No One Wants To Hear My Story

Nancy 4 yrs old

Four-year-old me

No one wants to hear my story anymore.  The story about my mother dying when I was only four years old.  No one wants to admit that I still have pain and grief over losing her because I am sixty-seven years old now, and should be way past the acceptable time for mourning.

For so long I have felt societal rules about grief and the invisible timeline for sadness.  ‘Hurry up,’ it says.  ‘Get over it, so we don’t have to feel uncomfortable around you.’  My pain hurts others and touches them in a place so deep that they want to deny it is even there.  No one says these things of course, but they side-step around me and cleave to the edge of the room or conversation as if I might poison them, or worse.

I’ve gotten very selective about who I share my story with.  Most people are visibly shaken to hear that I grew up without a mother’s touch, but then they really don’t want to know more.  It’s just too much, especially women I know who still have their mothers and who complain a little about having to take them places or call too often.

They are uneasy admitting that they have a different story.  That their mothers were vividly alive, engaging, and understanding.  Some are embarrassed to tell me good things about their mama’s and to some, I want to say, “Be grateful!  Be glad you can still tell her you love her and breathe in her scent.”  But, no one wants to be told, “Be grateful.”  It’s like coaxing a child with, “Tell the nice lady thank you.”  And the child says, “Thank you.” with very little feeling.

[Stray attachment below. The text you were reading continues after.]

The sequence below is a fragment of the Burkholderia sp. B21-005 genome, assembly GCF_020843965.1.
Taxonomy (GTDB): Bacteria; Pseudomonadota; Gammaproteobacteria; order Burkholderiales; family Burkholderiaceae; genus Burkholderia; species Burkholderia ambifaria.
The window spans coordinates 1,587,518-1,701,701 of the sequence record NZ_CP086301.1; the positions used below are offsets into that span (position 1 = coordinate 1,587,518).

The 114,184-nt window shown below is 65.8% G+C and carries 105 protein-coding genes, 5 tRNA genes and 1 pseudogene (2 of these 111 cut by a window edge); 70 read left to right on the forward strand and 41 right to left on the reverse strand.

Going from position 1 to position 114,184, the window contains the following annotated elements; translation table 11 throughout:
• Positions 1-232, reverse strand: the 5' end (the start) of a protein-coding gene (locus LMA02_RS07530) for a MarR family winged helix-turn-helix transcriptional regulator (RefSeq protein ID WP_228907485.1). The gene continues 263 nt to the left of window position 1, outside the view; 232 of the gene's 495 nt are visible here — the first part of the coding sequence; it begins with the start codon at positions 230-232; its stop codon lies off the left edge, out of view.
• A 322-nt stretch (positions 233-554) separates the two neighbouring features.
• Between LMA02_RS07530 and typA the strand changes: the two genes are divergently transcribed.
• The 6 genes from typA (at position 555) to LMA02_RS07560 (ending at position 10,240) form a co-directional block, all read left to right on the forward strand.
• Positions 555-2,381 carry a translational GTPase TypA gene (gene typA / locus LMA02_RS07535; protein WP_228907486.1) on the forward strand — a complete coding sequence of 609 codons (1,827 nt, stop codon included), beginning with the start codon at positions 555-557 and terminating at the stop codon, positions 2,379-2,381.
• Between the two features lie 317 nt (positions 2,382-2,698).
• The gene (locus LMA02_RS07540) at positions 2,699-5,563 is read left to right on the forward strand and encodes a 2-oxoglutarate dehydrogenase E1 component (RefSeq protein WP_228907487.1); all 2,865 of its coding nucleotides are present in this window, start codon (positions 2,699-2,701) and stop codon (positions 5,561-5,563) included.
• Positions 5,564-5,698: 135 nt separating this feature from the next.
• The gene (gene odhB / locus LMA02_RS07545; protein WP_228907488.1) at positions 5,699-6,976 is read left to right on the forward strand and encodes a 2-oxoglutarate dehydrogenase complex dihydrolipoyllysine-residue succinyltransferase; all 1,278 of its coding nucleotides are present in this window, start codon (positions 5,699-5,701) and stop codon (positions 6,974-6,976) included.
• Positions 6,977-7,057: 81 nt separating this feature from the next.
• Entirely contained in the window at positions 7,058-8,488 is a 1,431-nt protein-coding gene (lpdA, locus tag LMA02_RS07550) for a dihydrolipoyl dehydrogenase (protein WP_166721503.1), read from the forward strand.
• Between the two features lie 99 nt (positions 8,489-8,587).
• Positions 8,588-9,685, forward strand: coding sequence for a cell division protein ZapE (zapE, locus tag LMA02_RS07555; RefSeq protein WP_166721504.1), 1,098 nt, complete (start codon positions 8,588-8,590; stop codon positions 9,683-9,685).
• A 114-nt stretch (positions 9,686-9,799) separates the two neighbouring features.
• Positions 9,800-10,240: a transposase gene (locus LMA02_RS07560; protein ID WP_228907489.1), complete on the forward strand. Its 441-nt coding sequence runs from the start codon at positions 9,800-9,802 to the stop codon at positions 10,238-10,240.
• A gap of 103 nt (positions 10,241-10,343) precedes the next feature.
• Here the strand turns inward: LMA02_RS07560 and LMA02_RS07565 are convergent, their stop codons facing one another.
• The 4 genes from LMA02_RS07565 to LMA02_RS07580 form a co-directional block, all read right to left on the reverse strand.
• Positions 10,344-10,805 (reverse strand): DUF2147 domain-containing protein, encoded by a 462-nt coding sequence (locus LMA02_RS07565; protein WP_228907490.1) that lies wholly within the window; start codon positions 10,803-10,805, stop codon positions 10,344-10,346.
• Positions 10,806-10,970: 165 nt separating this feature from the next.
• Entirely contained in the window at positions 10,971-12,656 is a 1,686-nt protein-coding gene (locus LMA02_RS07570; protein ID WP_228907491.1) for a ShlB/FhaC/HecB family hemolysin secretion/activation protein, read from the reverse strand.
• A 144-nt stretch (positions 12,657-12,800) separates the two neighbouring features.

“I am grateful,” they say and maybe they are, but it is really to silence me more than anything else, and then the subject changes.  I am never ready to change the subject, but I hear the whisper, “No one wants to hear your story.”

“Am I too much?” I ask myself.  “Am I just supposed to stay quiet and not tell my truth?”

It stifles me and mashes my spirit like a corset that labors my breath.  Sometimes I even become ashamed or worse…silent.  The grief turns in on me and feels sticky and complicated, like an expiration date that tells me it is too late to talk about this, the pain should have run out by now, but it hasn’t.  It has lessened, of course, but it’s there right under the surface….waiting.

Please don’t shy away from those who have a different story.  Pray for enough peace to hold space for those who grieve.  It will bless them and you, beyond measure.   How else do we learn from each other?  How else do we really know another soul?  Don’t be afraid to witness someone else’s pain.  Feel it together, talk about it, breathe through it, and embrace each other.  Hold the ache in a sacred place and dare to learn something new about yourself, dare to hear the story. We all have one to tell.

8 thoughts on “No One Wants To Hear My Story

  1. A very powerful and honest piece pf writing. Maybe people get nervous and quiet around other folks’ grief because they don’t know what to say. They may feel afraid or nervous about death in general. Grief for sure has no expiration date! It hits us at random times for all our lives when we lose someone close to us. Your blog can be a way to tell others your heart-breaking story. Keep writing!